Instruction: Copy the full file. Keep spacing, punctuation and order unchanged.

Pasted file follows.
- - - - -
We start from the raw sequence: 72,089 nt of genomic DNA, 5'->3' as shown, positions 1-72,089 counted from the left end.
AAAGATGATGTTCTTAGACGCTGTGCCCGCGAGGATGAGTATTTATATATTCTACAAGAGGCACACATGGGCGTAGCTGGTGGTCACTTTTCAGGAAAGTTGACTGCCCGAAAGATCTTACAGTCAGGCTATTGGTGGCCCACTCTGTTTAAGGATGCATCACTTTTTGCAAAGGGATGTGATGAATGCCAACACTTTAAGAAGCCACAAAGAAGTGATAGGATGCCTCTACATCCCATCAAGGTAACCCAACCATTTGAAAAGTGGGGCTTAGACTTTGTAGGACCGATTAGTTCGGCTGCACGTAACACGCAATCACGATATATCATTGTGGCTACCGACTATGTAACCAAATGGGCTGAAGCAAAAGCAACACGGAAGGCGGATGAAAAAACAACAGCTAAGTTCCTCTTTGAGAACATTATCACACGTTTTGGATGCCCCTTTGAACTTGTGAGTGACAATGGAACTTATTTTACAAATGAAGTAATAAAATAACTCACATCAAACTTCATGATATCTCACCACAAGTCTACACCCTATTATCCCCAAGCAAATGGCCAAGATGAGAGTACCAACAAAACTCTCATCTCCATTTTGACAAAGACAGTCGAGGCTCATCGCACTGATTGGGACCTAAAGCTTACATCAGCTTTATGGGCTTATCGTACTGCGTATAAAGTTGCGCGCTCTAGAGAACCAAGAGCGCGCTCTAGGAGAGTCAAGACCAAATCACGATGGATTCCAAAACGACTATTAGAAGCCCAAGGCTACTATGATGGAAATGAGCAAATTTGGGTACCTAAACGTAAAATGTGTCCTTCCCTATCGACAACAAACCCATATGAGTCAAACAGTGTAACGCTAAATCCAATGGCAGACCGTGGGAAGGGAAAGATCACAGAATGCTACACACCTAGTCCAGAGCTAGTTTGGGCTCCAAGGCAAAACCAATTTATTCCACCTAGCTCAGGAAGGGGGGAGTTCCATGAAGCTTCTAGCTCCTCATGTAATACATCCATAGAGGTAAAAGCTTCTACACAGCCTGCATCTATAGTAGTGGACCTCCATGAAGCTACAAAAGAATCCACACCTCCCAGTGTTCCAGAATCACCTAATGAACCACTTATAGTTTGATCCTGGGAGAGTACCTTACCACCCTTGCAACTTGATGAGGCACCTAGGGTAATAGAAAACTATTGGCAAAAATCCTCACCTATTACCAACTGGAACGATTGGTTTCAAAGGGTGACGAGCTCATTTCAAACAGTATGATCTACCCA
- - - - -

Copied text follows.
We start from the raw sequence: 72,089 nt of genomic DNA, 5'->3' as shown, positions 1-72,089 counted from the left end.
AAAGATGATGTTCTTAGACGCTGTGCCCGCGAGGATGAGTATTTATATATTCTACAAGAGGCACACATGGGCGTAGCTGGTGGTCACTTTTCAGGAAAGTTGACTGCCCGAAAGATCTTACAGTCAGGCTATTGGTGGCCCACTCTGTTTAAGGATGCATCACTTTTTGCAAAGGGATGTGATGAATGCCAACACTTTAAGAAGCCACAAAGAAGTGATAGGATGCCTCTACATCCCATCAAGGTAACCCAACCATTTGAAAAGTGGGGCTTAGACTTTGTAGGACCGATTAGTTCGGCTGCACGTAACACGCAATCACGATATATCATTGTGGCTACCGACTATGTAACCAAATGGGCTGAAGCAAAAGCAACACGGAAGGCGGATGAAAAAACAACAGCTAAGTTCCTCTTTGAGAACATTATCACACGTTTTGGATGCCCCTTTGAACTTGTGAGTGACAATGGAACTTATTTTACAAATGAAGTAATAAAATAACTCACATCAAACTTCATGATATCTCACCACAAGTCTACACCCTATTATCCCCAAGCAAATGGCCAAGATGAGAGTACCAACAAAACTCTCATCTCCATTTTGACAAAGACAGTCGAGGCTCATCGCACTGATTGGGACCTAAAGCTTACATCAGCTTTATGGGCTTATCGTACTGCGTATAAAGTTGCGCGCTCTAGAGAACCAAGAGCGCGCTCTAGGAGAGTCAAGACCAAATCACGATGGATTCCAAAACGACTATTAGAAGCCCAAGGCTACTATGATGGAAATGAGCAAATTTGGGTACCTAAACGTAAAATGTGTCCTTCCCTATCGACAACAAACCCATATGAGTCAAACAGTGTAACGCTAAATCCAATGGCAGACCGTGGGAAGGGAAAGATCACAGAATGCTACACACCTAGTCCAGAGCTAGTTTGGGCTCCAAGGCAAAACCAATTTATTCCACCTAGCTCAGGAAGGGGGGAGTTCCATGAAGCTTCTAGCTCCTCATGTAATACATCCATAGAGGTAAAAGCTTCTACACAGCCTGCATCTATAGTAGTGGACCTCCATGAAGCTACAAAAGAATCCACACCTCCCAGTGTTCCAGAATCACCTAATGAACCACTTATAGTTTGATCCTGGGAGAGTACCTTACCACCCTTGCAACTTGATGAGGCACCTAGGGTAATAGAAAACTATTGGCAAAAATCCTCACCTATTACCAACTGGAACGATTGGTTTCAAAGGGTGACGAGCTCATTTCAAACAGTATGATCTACCCA